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Communication Within the Criminal Justice System: The Case Study of a Probation Organisation Research Paper

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Updated: May 4th, 2022

Introduction

It is a fact beyond doubt that humans cannot live without communicating with one another. It is noted that communication takes place everywhere, and it takes many forms. It is one of the factors that maintain the social fabric in the society.

According to Mohan & McGrecore (45), communication can be conceptualised as a two way process, an interaction between two parties. It involves sending of the message by the communicator, and reception of the same by the recipient. The sender of the message uses codes such as words and gestures to pass it (Mohan & McGrecore 78). The coded messages pass through a channel or a media, such as the radio, television or a printed media such as a letter or a newspaper. The coded message can also be passed across directly, for example in a conversation taking place on a face to face basis.

When the recipient gets the message from the channel or the media that has been used to send it, it is up to them to decode. They decode by making sense of the codes used by the communicator, or in other words interpreting the codes. An important thing to note here is that the sender and the recipient must be sharing the meaning of the symbols used in communicating; otherwise the meaning of the message will be lost on the recipient (Grellier 45). When the recipient gets the message, it is up to them to create meaning of the symbols used in coding it, symbols such as words and gestures.

In the whole process of communication, from the coding of the message to the decoding by the recipient, several principles are at play. These are what Mohan & McGrecore (98) refers to as principles of communication in their book by the same title. These principles include the interaction between the sender of the message and the recipient, the topic or content of the message, the channel used to send the message, factors that may affect the communication, such as environmental factors, among others.

This paper is going to look at the principles of communication that were learned in class within the context of a criminal justice system in the country. The researcher is going to investigate an organisation within the criminal justice system and look at the principles of communication within the context of this organisation. The organisation selected for this assignment is the probation department. The researcher will first give a descriptive narrative of the organisation, including the role in plays within the criminal justice system and within the society at large. The principles of communication that are used in this organisation will then be analysed. The strengths and weaknesses of this organisation as far as the principles of communication are concerned will be provided, and recommendation riding on this will then be provided.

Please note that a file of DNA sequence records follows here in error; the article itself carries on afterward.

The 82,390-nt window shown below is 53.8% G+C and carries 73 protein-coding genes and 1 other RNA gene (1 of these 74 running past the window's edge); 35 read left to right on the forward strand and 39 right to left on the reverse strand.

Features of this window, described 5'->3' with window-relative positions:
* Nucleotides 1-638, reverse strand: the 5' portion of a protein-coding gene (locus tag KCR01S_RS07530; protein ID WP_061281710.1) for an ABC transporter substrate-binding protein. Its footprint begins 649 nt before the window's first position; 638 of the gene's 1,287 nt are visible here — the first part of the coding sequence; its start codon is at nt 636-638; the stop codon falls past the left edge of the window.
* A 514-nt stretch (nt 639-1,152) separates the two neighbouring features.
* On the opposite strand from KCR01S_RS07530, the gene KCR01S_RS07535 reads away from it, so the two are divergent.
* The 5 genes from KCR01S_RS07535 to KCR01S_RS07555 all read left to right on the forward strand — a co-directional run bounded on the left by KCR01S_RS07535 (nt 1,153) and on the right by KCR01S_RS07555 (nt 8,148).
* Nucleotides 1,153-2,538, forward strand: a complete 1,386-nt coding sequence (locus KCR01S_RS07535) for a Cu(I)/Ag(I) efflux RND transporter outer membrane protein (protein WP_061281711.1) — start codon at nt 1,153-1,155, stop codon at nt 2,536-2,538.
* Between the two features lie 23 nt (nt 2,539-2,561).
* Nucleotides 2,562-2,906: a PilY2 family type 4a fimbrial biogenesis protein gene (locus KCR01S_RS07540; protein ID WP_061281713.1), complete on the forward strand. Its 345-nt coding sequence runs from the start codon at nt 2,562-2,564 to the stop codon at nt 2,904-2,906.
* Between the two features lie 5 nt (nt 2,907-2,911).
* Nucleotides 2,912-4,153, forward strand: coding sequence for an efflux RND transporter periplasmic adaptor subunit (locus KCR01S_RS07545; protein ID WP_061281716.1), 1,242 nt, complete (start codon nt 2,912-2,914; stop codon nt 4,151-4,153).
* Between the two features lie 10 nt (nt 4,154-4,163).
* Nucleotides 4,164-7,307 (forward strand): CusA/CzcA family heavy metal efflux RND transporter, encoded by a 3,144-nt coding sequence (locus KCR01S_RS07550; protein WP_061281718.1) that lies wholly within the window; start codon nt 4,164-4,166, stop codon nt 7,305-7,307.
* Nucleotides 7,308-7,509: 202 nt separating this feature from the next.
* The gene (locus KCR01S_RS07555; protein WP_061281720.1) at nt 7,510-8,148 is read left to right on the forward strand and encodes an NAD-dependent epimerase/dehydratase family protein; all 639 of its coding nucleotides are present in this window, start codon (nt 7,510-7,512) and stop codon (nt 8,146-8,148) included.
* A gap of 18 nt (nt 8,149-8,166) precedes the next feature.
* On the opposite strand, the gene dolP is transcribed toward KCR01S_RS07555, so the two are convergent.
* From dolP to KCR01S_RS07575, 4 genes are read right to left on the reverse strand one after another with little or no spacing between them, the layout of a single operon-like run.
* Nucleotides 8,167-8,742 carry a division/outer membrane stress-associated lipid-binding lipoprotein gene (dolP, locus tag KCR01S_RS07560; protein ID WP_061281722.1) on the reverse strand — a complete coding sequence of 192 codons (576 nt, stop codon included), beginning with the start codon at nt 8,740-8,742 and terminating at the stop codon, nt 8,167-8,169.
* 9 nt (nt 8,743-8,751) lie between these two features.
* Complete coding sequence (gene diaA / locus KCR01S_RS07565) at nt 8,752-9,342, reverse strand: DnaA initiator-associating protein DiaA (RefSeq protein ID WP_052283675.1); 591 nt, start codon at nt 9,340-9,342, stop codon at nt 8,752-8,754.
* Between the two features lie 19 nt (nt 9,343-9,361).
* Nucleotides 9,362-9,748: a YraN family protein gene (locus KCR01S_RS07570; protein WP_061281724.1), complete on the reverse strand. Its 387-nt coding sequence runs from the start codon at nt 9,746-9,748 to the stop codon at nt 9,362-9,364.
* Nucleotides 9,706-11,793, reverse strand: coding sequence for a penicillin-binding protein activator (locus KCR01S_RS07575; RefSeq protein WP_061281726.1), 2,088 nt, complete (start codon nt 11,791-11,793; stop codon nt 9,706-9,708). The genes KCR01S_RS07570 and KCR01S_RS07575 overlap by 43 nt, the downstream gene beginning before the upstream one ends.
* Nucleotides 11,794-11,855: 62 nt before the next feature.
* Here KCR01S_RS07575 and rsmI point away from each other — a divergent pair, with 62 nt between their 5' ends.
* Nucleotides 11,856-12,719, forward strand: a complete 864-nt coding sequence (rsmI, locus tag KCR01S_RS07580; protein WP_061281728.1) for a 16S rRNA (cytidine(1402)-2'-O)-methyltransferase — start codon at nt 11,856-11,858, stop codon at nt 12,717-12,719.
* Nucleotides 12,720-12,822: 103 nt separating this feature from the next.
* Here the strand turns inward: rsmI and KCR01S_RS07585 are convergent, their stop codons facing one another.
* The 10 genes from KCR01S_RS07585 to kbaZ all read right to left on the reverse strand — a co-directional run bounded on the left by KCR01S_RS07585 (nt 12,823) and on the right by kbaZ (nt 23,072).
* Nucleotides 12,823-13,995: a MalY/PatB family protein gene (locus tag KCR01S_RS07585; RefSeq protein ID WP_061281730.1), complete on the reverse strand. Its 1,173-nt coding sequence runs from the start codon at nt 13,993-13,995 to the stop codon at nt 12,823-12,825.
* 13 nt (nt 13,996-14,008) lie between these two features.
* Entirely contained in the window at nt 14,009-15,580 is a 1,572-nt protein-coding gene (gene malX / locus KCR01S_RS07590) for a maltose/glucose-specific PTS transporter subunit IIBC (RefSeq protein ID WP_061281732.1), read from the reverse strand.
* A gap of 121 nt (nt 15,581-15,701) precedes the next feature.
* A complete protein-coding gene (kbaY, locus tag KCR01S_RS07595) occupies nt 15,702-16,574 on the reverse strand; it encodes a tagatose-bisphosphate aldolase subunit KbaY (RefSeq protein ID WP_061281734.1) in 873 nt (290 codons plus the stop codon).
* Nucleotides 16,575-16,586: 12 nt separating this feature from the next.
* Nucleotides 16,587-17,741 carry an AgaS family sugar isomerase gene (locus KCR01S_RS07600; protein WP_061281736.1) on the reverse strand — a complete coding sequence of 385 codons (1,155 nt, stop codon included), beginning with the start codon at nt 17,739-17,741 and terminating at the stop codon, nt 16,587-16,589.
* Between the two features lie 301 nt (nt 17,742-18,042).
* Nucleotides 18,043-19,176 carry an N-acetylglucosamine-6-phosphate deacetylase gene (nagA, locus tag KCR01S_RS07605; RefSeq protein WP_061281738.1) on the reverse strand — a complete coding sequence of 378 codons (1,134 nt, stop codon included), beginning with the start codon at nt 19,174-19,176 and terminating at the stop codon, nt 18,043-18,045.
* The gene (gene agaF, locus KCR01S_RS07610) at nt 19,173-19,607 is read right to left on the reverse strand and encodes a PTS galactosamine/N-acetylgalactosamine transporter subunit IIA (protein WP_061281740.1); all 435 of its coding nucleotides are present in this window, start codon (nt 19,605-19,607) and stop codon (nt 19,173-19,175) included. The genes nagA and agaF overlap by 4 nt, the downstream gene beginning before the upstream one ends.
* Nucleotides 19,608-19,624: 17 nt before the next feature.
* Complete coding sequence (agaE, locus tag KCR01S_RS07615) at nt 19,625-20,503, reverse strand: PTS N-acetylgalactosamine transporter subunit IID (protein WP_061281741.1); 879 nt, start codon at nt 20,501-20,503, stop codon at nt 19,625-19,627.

The Probation Department: An Organisation within the Criminal Justice System

A Descriptive Narrative

According to the European Organisation for Probation (herein referred to as EOP), probation is one of the major organisations or departments in a country’s criminal justice system (6). The probation office plays a vital role in this system by supervising and guiding offenders who have been released from the country’s prison system, or who are yet to be sentenced by the courts. There is a synergy between the role that is played by the probation department and the roles that are played by the rest of the criminal justice system organisations. For example, the probation department provides the court with a social inquiry report that informs the court whether the offender can benefit from a non-custodial sentence or not. This helps the court in making the important decision touching on the rehabilitation of the offender. On the other hand, the department provides the prison department with social reports regarding the social environment within which an offender from the prison is to be released into. The prison authorities are able to discern, from this report, whether the offender will be effectively integrated within the community or not.

The probation department also plays a major role in rehabilitating offenders, and integrating them within the community that they come from. This is especially so for those offenders who are ordered by the courts to serve a probation sentence instead of a custodial sentence (European Organisation of Probation 9). The following are some of the roles of the probation organisation within the criminal justice system: